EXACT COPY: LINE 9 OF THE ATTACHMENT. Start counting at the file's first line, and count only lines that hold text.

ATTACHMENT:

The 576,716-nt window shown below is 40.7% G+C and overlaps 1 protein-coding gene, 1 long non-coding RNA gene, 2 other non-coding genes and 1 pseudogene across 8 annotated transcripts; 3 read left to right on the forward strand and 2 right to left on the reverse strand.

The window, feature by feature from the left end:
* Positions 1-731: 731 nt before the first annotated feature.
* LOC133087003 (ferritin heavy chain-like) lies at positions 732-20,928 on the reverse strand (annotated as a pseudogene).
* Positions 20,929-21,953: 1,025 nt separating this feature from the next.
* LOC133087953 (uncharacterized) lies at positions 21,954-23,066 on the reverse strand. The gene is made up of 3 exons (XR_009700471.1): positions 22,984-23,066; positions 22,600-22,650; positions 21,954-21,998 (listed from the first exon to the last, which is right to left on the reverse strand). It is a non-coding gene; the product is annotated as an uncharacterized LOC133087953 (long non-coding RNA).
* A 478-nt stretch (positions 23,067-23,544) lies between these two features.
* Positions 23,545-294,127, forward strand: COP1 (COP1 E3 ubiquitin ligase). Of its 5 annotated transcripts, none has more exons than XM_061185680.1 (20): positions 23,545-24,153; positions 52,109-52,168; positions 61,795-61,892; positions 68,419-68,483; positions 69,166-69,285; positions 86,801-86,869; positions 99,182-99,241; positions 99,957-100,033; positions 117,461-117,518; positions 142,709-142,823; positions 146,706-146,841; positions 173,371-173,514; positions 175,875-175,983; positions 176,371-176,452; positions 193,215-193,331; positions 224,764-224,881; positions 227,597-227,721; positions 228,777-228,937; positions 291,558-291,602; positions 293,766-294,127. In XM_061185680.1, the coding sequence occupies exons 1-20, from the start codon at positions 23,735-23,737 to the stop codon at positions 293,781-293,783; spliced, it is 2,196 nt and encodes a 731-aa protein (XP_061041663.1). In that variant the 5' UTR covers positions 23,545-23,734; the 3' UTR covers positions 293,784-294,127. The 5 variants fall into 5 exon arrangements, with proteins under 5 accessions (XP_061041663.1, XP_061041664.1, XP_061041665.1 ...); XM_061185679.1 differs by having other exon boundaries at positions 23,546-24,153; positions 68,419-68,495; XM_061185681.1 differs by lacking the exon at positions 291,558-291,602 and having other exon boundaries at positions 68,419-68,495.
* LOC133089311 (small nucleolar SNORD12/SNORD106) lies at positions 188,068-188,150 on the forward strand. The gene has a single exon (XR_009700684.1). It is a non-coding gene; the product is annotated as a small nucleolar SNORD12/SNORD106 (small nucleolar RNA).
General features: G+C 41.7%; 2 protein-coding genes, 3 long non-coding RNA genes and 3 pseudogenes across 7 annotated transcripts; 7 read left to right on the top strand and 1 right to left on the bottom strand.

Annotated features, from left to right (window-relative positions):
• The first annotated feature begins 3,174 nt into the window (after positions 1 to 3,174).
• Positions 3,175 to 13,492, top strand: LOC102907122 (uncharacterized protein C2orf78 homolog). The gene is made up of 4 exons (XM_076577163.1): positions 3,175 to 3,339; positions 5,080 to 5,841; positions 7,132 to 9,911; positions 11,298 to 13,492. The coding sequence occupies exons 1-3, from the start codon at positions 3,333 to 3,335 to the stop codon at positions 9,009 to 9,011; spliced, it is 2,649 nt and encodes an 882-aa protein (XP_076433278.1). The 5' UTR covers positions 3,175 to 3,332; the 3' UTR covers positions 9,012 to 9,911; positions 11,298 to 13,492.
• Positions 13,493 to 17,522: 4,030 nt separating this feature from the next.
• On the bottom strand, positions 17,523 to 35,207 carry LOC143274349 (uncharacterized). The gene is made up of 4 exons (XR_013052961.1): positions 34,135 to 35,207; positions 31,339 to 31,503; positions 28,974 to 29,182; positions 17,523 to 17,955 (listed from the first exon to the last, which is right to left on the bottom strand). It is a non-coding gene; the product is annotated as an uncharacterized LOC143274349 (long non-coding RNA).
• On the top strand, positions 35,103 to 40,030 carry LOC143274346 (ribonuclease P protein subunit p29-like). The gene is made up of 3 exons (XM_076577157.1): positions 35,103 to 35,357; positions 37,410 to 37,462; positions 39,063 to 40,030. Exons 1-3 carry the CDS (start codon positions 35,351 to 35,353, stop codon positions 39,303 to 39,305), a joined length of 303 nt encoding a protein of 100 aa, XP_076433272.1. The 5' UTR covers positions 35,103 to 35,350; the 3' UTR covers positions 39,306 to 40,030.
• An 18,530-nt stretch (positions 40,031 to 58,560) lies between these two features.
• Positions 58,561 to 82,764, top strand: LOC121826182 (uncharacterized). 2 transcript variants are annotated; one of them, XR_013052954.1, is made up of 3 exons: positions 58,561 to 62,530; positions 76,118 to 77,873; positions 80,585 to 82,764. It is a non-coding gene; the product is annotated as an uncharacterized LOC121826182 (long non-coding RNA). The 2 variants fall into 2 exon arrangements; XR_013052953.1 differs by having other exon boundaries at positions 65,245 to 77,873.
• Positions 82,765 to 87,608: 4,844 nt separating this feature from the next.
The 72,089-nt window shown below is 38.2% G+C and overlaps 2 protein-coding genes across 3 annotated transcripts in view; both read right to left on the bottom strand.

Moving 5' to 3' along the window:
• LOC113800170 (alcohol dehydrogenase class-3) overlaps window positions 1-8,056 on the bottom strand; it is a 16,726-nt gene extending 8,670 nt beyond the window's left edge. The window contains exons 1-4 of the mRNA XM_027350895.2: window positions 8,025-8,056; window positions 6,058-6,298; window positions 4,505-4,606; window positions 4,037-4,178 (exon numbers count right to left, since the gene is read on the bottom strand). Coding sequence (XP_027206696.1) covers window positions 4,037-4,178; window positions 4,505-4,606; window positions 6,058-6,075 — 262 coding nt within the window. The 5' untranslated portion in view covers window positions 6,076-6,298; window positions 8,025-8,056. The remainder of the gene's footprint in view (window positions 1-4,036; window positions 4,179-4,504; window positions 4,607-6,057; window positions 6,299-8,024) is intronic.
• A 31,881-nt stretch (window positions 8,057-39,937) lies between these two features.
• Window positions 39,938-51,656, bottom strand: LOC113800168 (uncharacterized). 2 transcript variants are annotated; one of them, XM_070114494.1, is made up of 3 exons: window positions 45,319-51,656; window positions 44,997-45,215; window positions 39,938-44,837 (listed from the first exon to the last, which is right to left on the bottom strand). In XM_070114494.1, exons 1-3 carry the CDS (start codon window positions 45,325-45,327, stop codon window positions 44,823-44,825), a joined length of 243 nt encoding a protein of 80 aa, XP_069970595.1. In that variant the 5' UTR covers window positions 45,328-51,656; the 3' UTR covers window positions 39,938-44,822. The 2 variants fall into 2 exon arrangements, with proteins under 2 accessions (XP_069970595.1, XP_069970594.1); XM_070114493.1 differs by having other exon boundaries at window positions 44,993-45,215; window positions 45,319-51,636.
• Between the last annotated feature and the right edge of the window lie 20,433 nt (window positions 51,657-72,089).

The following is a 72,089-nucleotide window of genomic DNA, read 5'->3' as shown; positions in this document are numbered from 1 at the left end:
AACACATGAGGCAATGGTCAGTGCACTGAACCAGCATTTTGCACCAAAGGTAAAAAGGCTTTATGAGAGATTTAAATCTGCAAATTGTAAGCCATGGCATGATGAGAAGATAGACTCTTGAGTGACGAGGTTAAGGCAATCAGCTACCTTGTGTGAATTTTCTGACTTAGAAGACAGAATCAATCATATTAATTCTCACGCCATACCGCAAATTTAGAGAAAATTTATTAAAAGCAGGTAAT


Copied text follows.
* LOC133089311 (small nucleolar SNORD12/SNORD106) lies at positions 188,068-188,150 on the forward strand. The gene has a single exon (XR_009700684.1). It is a non-coding gene; the product is annotated as a small nucleolar SNORD12/SNORD106 (small nucleolar RNA).